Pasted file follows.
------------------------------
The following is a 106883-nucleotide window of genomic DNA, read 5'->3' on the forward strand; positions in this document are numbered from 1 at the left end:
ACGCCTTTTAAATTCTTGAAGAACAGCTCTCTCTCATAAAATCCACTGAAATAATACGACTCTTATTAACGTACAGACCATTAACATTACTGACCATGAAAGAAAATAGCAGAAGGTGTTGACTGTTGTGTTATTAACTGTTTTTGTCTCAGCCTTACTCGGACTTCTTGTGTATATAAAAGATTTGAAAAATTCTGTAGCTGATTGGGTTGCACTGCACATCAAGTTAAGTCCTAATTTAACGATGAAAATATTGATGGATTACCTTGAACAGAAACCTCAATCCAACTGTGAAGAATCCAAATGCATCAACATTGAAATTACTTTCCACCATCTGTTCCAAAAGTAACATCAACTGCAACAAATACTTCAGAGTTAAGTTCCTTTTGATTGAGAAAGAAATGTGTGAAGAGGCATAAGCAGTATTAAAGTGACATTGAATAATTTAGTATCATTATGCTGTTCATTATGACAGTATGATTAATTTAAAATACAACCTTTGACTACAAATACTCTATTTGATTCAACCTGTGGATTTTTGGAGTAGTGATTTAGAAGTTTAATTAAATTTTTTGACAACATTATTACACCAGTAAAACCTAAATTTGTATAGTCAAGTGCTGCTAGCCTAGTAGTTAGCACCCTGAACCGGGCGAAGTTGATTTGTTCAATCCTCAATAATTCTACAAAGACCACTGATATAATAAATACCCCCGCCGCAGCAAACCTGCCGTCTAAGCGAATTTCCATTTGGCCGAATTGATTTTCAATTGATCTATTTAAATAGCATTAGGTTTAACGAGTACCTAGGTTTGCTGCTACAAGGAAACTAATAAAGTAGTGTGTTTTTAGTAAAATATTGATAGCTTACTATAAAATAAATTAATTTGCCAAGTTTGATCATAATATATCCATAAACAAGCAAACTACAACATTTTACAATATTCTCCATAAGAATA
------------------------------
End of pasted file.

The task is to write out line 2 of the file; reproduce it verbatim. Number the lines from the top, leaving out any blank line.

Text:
ACGCCTTTTAAATTCTTGAAGAACAGCTCTCTCTCATAAAATCCACTGAAATAATACGACTCTTATTAACGTACAGACCATTAACATTACTGACCATGAAAGAAAATAGCAGAAGGTGTTGACTGTTGTGTTATTAACTGTTTTTGTCTCAGCCTTACTCGGACTTCTTGTGTATATAAAAGATTTGAAAAATTCTGTAGCTGATTGGGTTGCACTGCACATCAAGTTAAGTCCTAATTTAACGATGAAAATATTGATGGATTACCTTGAACAGAAACCTCAATCCAACTGTGAAGAATCCAAATGCATCAACATTGAAATTACTTTCCACCATCTGTTCCAAAAGTAACATCAACTGCAACAAATACTTCAGAGTTAAGTTCCTTTTGATTGAGAAAGAAATGTGTGAAGAGGCATAAGCAGTATTAAAGTGACATTGAATAATTTAGTATCATTATGCTGTTCATTATGACAGTATGATTAATTTAAAATACAACCTTTGACTACAAATACTCTATTTGATTCAACCTGTGGATTTTTGGAGTAGTGATTTAGAAGTTTAATTAAATTTTTTGACAACATTATTACACCAGTAAAACCTAAATTTGTATAGTCAAGTGCTGCTAGCCTAGTAGTTAGCACCCTGAACCGGGCGAAGTTGATTTGTTCAATCCTCAATAATTCTACAAAGACCACTGATATAATAAATACCCCCGCCGCAGCAAACCTGCCGTCTAAGCGAATTTCCATTTGGCCGAATTGATTTTCAATTGATCTATTTAAATAGCATTAGGTTTAACGAGTACCTAGGTTTGCTGCTACAAGGAAACTAATAAAGTAGTGTGTTTTTAGTAAAATATTGATAGCTTACTATAAAATAAATTAATTTGCCAAGTTTGATCATAATATATCCATAAACAAGCAAACTACAACATTTTACAATATTCTCCATAAGAATA